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    "If you've been injured through no fault of your own you could be entitled to compensation. If you're unsure if you could claim, I recommend you call Accident Advice Helpline."

    Esther Rantzen

    Health and Safety News

    Call for safety warnings on laser pointers

    By Jonathan Brown on September 9, 2016

    Call for safety warnings on laser pointers

    Scientists have issued a health and safety warning after research found that some laser pointers available online are powerful enough to blind people. 

    Leading charity the Royal National Institute of Blind People (RNIB) is calling on the Government to regulate the use of laser pens and issue warnings to users.

    There are some recent reports that people have been using the laser to target aeroplane pilots, risking serious damage

    ‘Catastrophic damage’

    Scientists at RMIT University in Melbourne found some laser pointers are powerful enough to cause permanent damage to the eyes

    Researchers tested eight laser pointers as part of the research.

    Four “green” lasers failed Australian safety standards despite being available legally for around £17.50.

    The current limit for devices is around one milliwatt, however, these lasers had power ratings between 51 and 127 times greater than that.

    Dr Kate Fox, a lead scientist at RMIT University in Melbourne, says the upper levels of the beams can cause “catastrophic retinal damage”.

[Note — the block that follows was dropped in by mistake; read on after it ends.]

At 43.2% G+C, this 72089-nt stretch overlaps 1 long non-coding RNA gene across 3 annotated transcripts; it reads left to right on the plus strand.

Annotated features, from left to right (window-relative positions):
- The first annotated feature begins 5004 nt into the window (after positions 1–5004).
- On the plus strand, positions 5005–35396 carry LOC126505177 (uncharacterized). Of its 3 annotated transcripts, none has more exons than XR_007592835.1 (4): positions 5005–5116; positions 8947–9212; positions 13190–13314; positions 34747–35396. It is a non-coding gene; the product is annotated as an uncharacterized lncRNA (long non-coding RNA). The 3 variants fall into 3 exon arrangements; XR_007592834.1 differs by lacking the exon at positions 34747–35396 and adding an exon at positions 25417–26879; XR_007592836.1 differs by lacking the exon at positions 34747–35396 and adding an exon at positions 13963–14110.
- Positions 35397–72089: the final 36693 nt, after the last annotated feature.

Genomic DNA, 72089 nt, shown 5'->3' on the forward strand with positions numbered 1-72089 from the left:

Foreign suppliers

    “Class Two” lasers are restricted in Britain to a maximum output power of one milliwatt, with a beam wavelength of between 400 and 700 nanometres (nm).

    However, Public Health England guidelines say any beams more powerful Class Two lasers should not be on general sale to members of the public.

    Now there are fears that higher-rated lasers are being bought online and shipped to the UK from abroad.

    RNIB’s Eye Health Campaigns Manager, Clara Eaglen, says it is “extremely concerning” that stronger lasers can be acquired from overseas without buyers fully understanding the risks.

    Ms Eaglen is calling on the Government to introduce better regulation and warnings for parents and the general public, saying the risks of using lasers need to be taken seriously.

    Meanwhile, Professor Marc Sarossy who is part of the research group suggests red lasers are less of a worry.

    Red beams trigger a person’s natural impulse to blink and turn away, reducing damage. Green lasers, however, produce higher levels of infrared radiation and do not trigger the same natural responses.

    A spokesman for the Chartered Trading Standards Institute says in Britain it is against the law to sell laser pens or pointers with a higher rating than Category One.


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    Date Published: September 9, 2016

    Author: Jonathan Brown

    Category: News

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